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RECORD TYPE: FEDERAL (NOTES MAIL)
CREATOR:Elizabeth A. Stolpe ( CN=Elizabeth A. Stolpe/OTJ=CBQ/O=EOP[ CEQI
CREATION DATE/TIME:12-JUL-2002 09:18:I39,.00
SUBJECT:: Re: BNA
TO:Samuel A. Thernstrom( CN=Samuel A. Thernstrom/OU=CEQ/O=EOP@EOP[ CEQ I
can't you get into BNA?
Friday, July 12, 2002
Administration Agrees Humans Responsible
For Climate Effects, but Rejects Drastic Rules
Senior Bush administration officials told a Senate
committee July 11 they support recent findings that
climatic changes over the past several decades probably are
due mostly to human-caused emissions of
greenhouse gases, but that mandating drastic reductions of
those emissions is not an appropriate
response by the United States.
James Mahoney, assistant secretary for oceans and
atmosphere at the Department of Commerce, said
the "best known and most commonly observed"
greenhouse-effect gas is carbon dioxide, primarily emitted
from the burning of fossil fuel. He said he agreed with
scientists who found atmospheric concentrations of
carbon of 280 parts per million before the industrial
revolution as compared to the 365 ppm that currently
exists. But he said, scientific models are not capable of
predicting the exact greenhouse gas effect on
climate and temperature changes to come.
Sen. John Kerry (D-Nass.), who chaired a hearing of the
Senate Commerce, Science and Transportation
Committee on global climate change and the recent U.S.
Climate Action Report to the United Nations,
pointed to the findings of the Bush administration's U.S.
Climate Action Report 2002. The report, which
studied the U.S. greenhouses gas emission trends from 1990
through 1999 was written by career staff at
the Environmental Protection Agency. They wrote that
climatic changes observed over the past several
decades probably are due mostly to human activities.
Furthermore, the report said the growth rate of climate
changing agents such as carbon dioxide emissions
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will accelerate and the "predicted warning" of 3 degrees
Celsius (5.4 degrees Fahrenheit) "by the end of
the 21st century is consistent with the assumptions about
how clouds and atmospheric relative humidity
will react to global warming" (107 DEN A-i, 06/4/02)
Connaughton, Hubbard Target
James Connaughton, chairman of the Council on Environmental
Quality, and Glenn Hubbard, chairman of
the Council of Economic Advisers, described the
administration's immediate goal of reducing U.S.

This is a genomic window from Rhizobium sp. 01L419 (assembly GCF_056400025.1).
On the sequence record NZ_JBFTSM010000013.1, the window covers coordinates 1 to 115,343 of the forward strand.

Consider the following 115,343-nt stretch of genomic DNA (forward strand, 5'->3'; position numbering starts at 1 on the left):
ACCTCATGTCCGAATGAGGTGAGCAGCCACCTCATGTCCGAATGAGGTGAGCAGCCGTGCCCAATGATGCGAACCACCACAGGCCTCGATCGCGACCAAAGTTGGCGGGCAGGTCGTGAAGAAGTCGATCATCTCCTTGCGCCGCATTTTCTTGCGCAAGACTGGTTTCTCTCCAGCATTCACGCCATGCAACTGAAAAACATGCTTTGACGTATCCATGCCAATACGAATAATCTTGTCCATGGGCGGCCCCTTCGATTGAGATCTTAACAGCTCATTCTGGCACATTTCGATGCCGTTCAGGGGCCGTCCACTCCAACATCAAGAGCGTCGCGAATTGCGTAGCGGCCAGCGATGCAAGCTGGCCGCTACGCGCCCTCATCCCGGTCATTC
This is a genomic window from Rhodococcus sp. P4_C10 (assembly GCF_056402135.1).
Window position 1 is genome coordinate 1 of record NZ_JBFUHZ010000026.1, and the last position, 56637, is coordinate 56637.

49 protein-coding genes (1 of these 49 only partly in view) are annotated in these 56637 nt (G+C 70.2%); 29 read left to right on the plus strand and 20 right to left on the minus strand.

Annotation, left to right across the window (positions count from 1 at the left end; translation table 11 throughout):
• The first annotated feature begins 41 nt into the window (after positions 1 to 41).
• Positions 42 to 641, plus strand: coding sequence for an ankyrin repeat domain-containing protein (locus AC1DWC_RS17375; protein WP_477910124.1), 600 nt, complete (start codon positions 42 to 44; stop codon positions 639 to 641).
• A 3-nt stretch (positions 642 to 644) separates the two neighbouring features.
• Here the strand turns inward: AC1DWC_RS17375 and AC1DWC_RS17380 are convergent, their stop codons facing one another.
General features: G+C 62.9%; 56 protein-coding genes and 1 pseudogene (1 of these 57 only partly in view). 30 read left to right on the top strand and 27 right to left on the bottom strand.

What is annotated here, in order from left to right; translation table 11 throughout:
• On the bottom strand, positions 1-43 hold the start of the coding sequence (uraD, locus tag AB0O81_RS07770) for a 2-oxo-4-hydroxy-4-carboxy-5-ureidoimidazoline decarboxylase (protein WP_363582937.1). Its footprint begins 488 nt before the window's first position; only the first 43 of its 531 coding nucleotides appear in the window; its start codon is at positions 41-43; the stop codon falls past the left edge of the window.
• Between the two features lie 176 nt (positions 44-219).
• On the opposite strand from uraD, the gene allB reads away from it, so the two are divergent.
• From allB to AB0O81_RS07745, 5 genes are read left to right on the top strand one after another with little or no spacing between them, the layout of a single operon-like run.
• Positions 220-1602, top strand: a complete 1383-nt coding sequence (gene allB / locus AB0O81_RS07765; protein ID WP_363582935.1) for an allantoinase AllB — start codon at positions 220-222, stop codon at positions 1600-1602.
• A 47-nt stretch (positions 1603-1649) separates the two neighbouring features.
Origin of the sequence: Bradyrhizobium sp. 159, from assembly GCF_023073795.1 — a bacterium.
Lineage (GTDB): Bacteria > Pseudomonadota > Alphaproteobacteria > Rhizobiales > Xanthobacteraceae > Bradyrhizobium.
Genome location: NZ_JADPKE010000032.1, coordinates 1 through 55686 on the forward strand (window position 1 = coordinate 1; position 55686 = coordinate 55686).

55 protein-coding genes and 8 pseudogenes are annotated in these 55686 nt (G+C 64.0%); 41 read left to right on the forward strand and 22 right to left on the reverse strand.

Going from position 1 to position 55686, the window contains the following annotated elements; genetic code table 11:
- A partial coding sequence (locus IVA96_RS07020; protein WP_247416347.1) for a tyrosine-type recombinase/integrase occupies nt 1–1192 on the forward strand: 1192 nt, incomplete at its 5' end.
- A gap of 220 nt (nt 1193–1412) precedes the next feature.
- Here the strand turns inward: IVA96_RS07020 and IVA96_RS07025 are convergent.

greenhouse gas emissions relative to the size of the
economy by 18 percent in the next 10 years. This
method, described as addressing greenhouse gas "intensity,"
"will set America on a path to slow the
growth of greenhouse gas emissions-and, if science
justifies, to stop and then reverse the growth of
emissions," Connaughton said.
But applying this intensity approach to U.S. emissions over
the period 1990 to 1999, Kerry said the
intensity dropped by 17 percent, while the economy grew,
and total emissions grew by 12 percent.
Therefore, the new plan is not based on real reductions in
emissions, Kerry said.
Sen. Barbara Boxer (D-Calif.), calling the intensity plan
"ridiculous," pointed to a July 11 report by the
National Wildlife Federation that said the mush plan would
allow more greenhouse gas pollution to occur
at a faster rate than if the nation maintained the
pollution trends of the past five years.
IThe U.S. climate report marked the third formal national
communication to the United Nations under the
1992 Framework Convention on Climate Change. As a signatory
to that framework, the United States
must describe national circumstances, indicate future
trends in emissions, and identify existing and
planned policies and measures. The framework participants
pledge to globally achieve "stabilization of
greenhouse gas concentrations in the atmosphere at a level
that would prevent dangerous anthropological
interference with the climate system."
The NWF report, Beneath the Hot Air, is available at
http://www.nwf.org/climate on the World Wide Web.
By Pamela Najor
Copyright ,2002 by The Bureau of National Affairs, Inc., Washington D.C.
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Samuel A. Thernstrom
07/12/2002 09:05:39 AM
Record Type: Record
To: Elizabeth A. Stolpe/CEQ/EOP@ECP
could you check BNA today for their story on yesterday's climate hearing?
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